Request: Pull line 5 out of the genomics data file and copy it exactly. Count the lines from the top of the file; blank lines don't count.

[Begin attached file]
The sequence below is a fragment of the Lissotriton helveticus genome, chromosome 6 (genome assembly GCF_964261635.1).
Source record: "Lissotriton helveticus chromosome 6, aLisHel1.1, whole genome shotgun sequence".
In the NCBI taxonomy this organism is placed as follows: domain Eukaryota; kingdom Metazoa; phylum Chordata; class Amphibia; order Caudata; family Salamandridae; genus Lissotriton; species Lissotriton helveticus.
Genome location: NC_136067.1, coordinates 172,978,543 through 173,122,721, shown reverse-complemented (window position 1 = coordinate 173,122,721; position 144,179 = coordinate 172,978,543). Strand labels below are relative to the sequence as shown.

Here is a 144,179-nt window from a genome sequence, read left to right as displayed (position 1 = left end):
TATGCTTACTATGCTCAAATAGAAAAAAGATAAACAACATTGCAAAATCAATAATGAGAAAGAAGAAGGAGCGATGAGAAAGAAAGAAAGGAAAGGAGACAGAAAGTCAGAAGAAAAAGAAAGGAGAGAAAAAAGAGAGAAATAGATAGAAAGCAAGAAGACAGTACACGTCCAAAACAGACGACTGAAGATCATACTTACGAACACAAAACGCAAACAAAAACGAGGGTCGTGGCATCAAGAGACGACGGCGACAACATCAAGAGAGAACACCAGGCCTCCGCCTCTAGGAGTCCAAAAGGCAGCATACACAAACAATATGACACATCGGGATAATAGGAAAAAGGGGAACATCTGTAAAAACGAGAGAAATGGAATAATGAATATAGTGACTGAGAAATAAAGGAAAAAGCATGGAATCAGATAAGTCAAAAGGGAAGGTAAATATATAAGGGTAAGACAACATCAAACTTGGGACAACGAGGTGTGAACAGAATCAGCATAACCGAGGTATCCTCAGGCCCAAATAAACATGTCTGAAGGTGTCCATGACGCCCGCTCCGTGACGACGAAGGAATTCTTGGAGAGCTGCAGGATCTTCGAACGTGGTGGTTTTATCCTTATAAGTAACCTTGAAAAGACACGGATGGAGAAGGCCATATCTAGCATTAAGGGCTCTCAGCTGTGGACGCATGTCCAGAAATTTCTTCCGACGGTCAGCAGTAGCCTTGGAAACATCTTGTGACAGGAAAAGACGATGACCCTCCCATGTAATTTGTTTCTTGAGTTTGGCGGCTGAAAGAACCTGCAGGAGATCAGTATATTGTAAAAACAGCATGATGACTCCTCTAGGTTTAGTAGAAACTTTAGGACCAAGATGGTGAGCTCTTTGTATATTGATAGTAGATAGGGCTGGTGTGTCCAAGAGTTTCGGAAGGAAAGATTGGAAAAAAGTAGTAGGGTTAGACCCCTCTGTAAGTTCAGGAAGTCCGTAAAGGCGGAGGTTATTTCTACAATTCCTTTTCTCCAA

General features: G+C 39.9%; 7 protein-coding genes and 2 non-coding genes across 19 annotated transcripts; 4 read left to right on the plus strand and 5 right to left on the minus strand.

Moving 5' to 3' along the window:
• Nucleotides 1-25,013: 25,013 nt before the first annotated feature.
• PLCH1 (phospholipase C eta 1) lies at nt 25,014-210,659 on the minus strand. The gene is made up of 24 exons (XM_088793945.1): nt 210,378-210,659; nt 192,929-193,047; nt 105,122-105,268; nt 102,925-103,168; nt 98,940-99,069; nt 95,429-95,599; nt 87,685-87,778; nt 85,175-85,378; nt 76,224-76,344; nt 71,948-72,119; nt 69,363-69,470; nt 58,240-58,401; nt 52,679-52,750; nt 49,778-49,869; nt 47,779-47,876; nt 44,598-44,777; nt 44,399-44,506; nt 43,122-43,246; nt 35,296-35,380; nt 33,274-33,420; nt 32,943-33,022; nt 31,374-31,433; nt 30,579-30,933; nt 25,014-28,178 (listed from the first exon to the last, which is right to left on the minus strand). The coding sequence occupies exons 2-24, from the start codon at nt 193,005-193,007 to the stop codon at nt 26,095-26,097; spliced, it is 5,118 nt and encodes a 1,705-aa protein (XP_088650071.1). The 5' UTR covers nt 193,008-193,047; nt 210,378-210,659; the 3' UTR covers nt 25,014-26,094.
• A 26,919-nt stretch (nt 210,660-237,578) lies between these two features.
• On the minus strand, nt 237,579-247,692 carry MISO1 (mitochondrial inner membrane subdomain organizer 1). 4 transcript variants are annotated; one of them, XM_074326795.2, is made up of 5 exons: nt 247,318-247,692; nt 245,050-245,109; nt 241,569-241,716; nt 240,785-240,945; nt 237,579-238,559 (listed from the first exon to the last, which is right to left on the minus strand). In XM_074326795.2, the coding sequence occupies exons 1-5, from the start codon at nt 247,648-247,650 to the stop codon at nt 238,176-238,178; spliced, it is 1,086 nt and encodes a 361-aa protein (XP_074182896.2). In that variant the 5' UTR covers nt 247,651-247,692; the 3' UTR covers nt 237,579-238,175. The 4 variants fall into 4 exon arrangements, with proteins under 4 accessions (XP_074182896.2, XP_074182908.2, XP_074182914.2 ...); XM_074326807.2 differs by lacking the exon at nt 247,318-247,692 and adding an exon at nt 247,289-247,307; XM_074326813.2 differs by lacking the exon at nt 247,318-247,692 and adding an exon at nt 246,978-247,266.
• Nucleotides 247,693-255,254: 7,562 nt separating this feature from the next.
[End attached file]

Here is a 144,179-nt window from a genome sequence, read left to right as displayed (position 1 = left end):